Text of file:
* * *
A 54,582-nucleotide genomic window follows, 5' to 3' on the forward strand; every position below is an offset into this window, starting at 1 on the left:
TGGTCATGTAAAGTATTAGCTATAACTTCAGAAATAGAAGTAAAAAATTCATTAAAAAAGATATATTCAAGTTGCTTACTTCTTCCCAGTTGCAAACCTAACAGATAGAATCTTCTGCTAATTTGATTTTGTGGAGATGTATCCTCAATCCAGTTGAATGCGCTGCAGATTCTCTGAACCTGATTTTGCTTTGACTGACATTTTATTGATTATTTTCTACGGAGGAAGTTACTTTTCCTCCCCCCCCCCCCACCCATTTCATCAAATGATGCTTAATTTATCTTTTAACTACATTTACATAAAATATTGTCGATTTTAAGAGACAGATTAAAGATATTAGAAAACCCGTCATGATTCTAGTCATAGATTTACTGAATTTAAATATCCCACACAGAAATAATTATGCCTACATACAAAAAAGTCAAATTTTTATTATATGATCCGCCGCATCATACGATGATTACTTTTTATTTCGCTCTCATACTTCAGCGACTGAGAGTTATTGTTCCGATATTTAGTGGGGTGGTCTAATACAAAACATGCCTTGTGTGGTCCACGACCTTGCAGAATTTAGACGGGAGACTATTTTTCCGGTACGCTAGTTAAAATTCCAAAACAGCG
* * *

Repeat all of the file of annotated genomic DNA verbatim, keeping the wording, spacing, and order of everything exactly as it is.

A 54,582-nucleotide genomic window follows, 5' to 3' on the forward strand; every position below is an offset into this window, starting at 1 on the left:
TGGTCATGTAAAGTATTAGCTATAACTTCAGAAATAGAAGTAAAAAATTCATTAAAAAAGATATATTCAAGTTGCTTACTTCTTCCCAGTTGCAAACCTAACAGATAGAATCTTCTGCTAATTTGATTTTGTGGAGATGTATCCTCAATCCAGTTGAATGCGCTGCAGATTCTCTGAACCTGATTTTGCTTTGACTGACATTTTATTGATTATTTTCTACGGAGGAAGTTACTTTTCCTCCCCCCCCCCCCACCCATTTCATCAAATGATGCTTAATTTATCTTTTAACTACATTTACATAAAATATTGTCGATTTTAAGAGACAGATTAAAGATATTAGAAAACCCGTCATGATTCTAGTCATAGATTTACTGAATTTAAATATCCCACACAGAAATAATTATGCCTACATACAAAAAAGTCAAATTTTTATTATATGATCCGCCGCATCATACGATGATTACTTTTTATTTCGCTCTCATACTTCAGCGACTGAGAGTTATTGTTCCGATATTTAGTGGGGTGGTCTAATACAAAACATGCCTTGTGTGGTCCACGACCTTGCAGAATTTAGACGGGAGACTATTTTTCCGGTACGCTAGTTAAAATTCCAAAACAGCG